Paramuricea clavata is an endemic gorgonian of the Mediterranean Sea. Its presence characterizes some of the very best dive sites. Its role is crucial for maintaining the integrity of one of the areas with the highest rate of biodiversity on the planet: the Mediterranean coralligenous.
In this habitat, the wonderful fans of this gorgonian extend from the substrate with upright branches that form true underwater forests. The dark bluish color, due to the reduced brightness of the environment where they grow, creates scenarios that arouse deep admiration in any diver.
Unfortunately very little is known about the biology of Paramuricea clavata; not only by scuba divers but also by researchers to which many aspects of the life of these organisms are still poorly known.
As a result, the Gorgonians Campaign 2012 was launched by Reef Check Italia Onlus. Besides asking volunteers to record information on the distribution and abundance of these organisms, the importance of observations indicating any presence of tiny eggs laid on the branches’ surfaces has also been highlighted.
Knowing the gorgonian distribution while obtaining information on the period they’re breeding could generate data of great scientific relevance. Paramuricea clavata belongs to the Octocorals; in this group two different kinds of reproduction are known: the first one consists of broadcast spawning with fertilization and development in the water column, while the second one occurs when fertilization and brooding take place on the adult colony.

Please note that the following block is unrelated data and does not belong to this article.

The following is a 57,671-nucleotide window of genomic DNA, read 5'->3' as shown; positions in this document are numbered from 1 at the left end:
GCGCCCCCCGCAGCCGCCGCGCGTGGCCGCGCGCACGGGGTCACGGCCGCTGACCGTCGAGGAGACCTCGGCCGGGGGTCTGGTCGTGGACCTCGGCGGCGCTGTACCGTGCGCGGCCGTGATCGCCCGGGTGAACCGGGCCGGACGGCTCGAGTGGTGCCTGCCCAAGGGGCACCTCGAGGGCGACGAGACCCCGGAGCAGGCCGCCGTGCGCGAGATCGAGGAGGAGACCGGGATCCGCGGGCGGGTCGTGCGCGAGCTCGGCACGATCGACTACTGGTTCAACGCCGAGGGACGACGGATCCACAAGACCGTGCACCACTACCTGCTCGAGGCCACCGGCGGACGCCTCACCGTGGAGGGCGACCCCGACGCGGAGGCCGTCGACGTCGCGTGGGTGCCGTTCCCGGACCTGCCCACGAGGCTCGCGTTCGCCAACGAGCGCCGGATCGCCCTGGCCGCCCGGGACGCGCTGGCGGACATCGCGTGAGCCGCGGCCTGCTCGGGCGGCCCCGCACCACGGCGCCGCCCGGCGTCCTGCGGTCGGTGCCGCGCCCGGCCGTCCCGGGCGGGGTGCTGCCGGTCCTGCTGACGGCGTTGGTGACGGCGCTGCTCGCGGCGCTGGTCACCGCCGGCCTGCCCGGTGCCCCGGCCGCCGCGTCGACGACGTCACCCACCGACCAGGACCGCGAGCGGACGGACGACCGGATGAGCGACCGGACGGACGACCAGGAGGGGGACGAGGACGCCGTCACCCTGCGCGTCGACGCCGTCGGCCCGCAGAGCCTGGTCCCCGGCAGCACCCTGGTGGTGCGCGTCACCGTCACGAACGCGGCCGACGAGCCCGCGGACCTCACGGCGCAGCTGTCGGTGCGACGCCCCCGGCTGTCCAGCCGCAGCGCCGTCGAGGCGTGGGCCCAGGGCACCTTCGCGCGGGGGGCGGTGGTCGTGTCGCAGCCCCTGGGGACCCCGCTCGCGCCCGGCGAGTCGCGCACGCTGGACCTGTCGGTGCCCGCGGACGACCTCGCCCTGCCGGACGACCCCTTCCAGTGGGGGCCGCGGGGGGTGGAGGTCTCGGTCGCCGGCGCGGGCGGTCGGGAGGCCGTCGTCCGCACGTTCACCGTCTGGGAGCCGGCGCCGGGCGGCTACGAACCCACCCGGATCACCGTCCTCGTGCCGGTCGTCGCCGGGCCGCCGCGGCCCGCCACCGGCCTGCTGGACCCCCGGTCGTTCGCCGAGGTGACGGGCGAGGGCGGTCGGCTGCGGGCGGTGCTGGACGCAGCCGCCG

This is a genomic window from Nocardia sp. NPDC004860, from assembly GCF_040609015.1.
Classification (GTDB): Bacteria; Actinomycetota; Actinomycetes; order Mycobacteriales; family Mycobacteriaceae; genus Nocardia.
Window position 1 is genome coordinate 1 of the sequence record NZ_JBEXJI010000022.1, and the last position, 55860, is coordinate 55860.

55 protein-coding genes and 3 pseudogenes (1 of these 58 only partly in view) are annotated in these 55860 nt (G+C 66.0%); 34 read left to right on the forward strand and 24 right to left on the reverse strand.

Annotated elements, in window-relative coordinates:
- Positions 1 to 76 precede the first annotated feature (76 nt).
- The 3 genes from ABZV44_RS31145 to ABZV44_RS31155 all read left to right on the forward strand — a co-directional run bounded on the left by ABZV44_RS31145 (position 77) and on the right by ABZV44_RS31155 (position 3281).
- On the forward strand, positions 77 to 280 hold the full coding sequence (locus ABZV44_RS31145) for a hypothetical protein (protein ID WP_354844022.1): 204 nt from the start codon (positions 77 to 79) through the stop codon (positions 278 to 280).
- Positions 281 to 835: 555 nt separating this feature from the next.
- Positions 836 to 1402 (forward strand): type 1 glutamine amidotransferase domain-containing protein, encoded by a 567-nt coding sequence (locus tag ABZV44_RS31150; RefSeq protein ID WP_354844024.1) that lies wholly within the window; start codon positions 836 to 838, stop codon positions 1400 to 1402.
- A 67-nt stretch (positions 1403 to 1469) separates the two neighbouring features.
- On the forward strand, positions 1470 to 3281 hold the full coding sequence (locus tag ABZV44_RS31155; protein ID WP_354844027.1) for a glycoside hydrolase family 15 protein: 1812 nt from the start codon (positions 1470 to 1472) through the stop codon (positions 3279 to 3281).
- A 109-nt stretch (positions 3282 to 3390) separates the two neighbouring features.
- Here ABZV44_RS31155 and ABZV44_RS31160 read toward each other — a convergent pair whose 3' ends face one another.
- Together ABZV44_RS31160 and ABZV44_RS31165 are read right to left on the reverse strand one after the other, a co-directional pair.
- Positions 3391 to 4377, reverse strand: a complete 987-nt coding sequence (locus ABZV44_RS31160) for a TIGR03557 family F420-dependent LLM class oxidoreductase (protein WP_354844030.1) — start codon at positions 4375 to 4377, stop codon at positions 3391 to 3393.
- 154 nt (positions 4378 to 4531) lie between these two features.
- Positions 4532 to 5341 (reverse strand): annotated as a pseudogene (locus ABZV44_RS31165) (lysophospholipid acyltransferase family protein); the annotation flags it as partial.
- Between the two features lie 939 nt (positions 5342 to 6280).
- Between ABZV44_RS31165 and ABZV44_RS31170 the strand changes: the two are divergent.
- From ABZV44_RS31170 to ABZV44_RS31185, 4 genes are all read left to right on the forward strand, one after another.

Colonies of P. clavata have separate sexes, meaning that single individuals are female or male, and the presence of hermaphrodites is very rare. Sperm is released in the form of tiny white-yellowish colored spherules, while the eggs are a purple-bluish color. To be effective, female and male spawning must be synchronous.
The eggs remain aggregated by a thin layer of a mucous material adhered to the surface of the branches of the mother colony. After being fertilized, the eggs ripen through different stages until they produce a planula that detaches from the mother colony to colonize the surrounding territory. Once settled on the substrate, the planula ripens into a single polyp from which begins the asexual reproduction that will create a new colony. The months of June and July are considered the ideal period for the reproduction of gorgonians, meaning that it is possible to observe this phenomenon. All you have to do is carefully examine the gorgonian’s surfaces, and with great care you could spot a myriad of tiny whitish or bluish eggs spread along the various branches. This is what has happened to many divers who have experienced a way of diving characterized by increased awareness of the extraordinary phenomena that often occurs under our eyes but inevitably passes unnoticed because of the lack of appropriate knowledge.